A Long Walk Won’t Make Me Brave

Earlier this week, I had my first experience with COVID-related anti-Asian racism. In simple language, boiled down to its most basic description, it could be summarized in a single sentence: a man spit at me as I walked past him. All in all, not the worse violence that could have occurred. A small act, compressed in a short span of time.

I could have brushed off such a minor incident, but as luck would have it, the day had already been going terribly for me. Several hours prior to being spit on, I had called the National Suicide Prevention Hotline. Curled in my bed, breaking down in sobs, unable to say the words that had become too heavy for my mouth to bear, I tried my best to explain my situation over the phone. The lady on the other end, who had sat through five straight minutes of my tears and likely many others’ tears, very kindly directed me to several resources and then innocently suggested that I go for a walk later that day. Innocently, I agreed. It wasn’t anyone’s fault; she couldn’t have known what was about to happen, or what my skin tone was, and I had simply been too naive to remember what was happening in the world outside of myself. 

Leaving my apartment building took immense effort. Walking around depressed feels like moving through mud, like some damp grey fog has descended upon all the earth that only you can see. Once outside, I had the brief realization that I can keep walking forever and leave the life that had become too heavy to bear behind. It’s not the first time I’d had this thought. On a previous walk, I had once glimpsed the Griffith Observatory on a hill in the distance and was suddenly gripped by the desire to walk the four miles towards it. Eventually, though, my legs grew tired and I wanted to crawl back into bed, so I started to head home.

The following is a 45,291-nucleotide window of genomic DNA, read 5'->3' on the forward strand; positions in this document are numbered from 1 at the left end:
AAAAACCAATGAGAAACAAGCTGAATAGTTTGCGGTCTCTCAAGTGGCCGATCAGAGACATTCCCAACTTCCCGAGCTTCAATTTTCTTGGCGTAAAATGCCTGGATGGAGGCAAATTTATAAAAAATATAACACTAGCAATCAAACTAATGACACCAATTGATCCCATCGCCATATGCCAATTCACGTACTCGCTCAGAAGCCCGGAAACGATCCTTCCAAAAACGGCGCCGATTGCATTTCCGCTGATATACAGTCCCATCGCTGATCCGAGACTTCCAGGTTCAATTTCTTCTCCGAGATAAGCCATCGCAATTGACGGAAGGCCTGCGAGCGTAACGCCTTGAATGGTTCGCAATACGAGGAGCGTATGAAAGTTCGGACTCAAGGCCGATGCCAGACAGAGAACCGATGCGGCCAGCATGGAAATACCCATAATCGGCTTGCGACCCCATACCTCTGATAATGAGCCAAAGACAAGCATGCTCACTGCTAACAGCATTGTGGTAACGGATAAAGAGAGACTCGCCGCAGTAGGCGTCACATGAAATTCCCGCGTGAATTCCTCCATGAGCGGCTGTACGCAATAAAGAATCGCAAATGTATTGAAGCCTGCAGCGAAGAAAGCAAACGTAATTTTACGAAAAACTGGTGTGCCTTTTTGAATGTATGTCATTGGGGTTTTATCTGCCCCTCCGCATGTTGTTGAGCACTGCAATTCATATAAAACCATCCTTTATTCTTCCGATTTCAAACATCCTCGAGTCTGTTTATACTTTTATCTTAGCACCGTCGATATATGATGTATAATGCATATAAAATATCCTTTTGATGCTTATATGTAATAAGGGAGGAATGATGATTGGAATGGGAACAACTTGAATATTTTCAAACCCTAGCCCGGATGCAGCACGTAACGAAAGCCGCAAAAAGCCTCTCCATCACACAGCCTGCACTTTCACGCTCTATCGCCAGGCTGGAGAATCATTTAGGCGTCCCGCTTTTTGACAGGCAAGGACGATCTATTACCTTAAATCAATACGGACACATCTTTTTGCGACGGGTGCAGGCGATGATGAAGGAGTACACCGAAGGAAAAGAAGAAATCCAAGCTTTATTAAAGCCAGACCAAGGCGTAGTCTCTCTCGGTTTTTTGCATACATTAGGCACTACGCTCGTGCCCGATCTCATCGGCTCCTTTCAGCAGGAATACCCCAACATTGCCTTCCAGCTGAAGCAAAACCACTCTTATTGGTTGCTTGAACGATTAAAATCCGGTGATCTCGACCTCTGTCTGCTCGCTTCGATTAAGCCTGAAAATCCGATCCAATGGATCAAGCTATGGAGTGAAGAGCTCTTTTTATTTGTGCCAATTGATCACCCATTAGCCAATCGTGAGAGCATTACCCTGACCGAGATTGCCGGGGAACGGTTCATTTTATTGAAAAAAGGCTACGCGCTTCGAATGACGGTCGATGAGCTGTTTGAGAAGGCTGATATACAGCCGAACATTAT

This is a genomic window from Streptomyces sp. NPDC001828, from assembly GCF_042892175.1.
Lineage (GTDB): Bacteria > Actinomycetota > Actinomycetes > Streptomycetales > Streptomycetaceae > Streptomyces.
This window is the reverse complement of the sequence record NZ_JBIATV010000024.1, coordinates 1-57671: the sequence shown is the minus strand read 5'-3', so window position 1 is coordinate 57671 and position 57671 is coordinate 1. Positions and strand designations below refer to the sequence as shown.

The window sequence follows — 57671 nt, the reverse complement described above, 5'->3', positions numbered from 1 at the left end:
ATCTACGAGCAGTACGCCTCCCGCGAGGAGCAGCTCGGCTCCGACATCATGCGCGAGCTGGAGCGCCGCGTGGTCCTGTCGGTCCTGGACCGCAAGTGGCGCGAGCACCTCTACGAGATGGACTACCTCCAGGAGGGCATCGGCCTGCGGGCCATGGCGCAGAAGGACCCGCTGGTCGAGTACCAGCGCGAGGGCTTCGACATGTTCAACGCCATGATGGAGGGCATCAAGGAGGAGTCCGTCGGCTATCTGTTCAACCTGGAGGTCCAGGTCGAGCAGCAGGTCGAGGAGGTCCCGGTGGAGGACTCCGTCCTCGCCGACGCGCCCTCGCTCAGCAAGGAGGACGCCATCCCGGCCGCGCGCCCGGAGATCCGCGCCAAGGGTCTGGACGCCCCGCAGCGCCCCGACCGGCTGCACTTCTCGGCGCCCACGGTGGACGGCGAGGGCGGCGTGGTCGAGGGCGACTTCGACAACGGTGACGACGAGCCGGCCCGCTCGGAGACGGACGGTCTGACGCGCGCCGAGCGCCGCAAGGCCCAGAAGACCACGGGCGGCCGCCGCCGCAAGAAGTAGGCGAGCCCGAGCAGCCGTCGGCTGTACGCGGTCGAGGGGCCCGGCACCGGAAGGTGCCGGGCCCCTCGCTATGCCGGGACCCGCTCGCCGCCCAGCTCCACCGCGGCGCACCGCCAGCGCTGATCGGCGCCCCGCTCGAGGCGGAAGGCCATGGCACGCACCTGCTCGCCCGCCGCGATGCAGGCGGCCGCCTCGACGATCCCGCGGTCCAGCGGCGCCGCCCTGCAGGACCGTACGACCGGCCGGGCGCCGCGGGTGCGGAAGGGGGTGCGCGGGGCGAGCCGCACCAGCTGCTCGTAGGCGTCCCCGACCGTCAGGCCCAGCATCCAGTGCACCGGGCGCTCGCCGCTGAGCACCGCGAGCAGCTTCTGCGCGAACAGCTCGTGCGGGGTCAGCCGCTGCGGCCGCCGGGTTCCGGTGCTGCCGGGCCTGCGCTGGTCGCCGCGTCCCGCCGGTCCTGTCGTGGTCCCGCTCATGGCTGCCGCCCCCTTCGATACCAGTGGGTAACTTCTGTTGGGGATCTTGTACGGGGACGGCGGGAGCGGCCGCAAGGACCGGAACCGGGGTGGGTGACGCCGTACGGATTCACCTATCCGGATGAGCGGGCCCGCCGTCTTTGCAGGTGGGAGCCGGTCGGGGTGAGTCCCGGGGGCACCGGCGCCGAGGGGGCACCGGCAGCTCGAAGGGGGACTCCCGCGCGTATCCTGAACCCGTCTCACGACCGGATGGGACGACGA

In retrospect, I should’ve known something was wrong. When I’m ready to cross the street, the Brown man on the other side of the street is maskless, and he keeps glancing at me before he stops at the corner of the sidewalk. I tell myself that I’m “just overthinking things like usual. My neighborhood is mostly POC and so close to Koreatown that it might as well be Koreatown. This man is going to leave me alone and mind his own business like the countless other POC I’ve walked past before.” So despite my initial misgivings, I walk on towards him, certain that I’ll pass him by without notice. 

It’s not the wetness I feel. It’s the pathetic, dry sound of an attempted spit I hear behind my right shoulder. Now I understand: the man hadn’t lingered on that sidewalk corner to check for passing cars. He had waited for me to cross the street to specifically target me with this hateful act. It was a cosmicly hilarious joke that on the day that it was difficult for me to be alive, someone came around to make it even harder. I’m so dead inside at this point that I don’t react outwardly and just keep walking. I can feel the shock reverberate through both of us: me, that this happened in my neighborhood, blocks from my own home, from a POC I had mistakenly trusted to “be on my side,” and him, that because I was wearing headphones and no actual spit had seemed to actually leave his mouth, that I might not have noticed his act at all. He then continued to follow me for almost half a block, upon which point I abruptly turned, crossed to the other side of the street, and hid behind a van to make sure he kept walking away without coming to find me. As I came up on my building, I saw my neighbor exit the front door with his dog for a walk — a sight that filled me with inexplicable relief. Somehow, it made me feel like even if that man had continued to follow me home, that everything would be okay. I don’t know my neighbor well, but I had pet his dog once before just outside of his apartment, right when I was returning to mine. He was neither overly chatty nor dismissive, he was simply neutral towards me. And that was precisely what I liked about him. That he had treated me as another person passing by.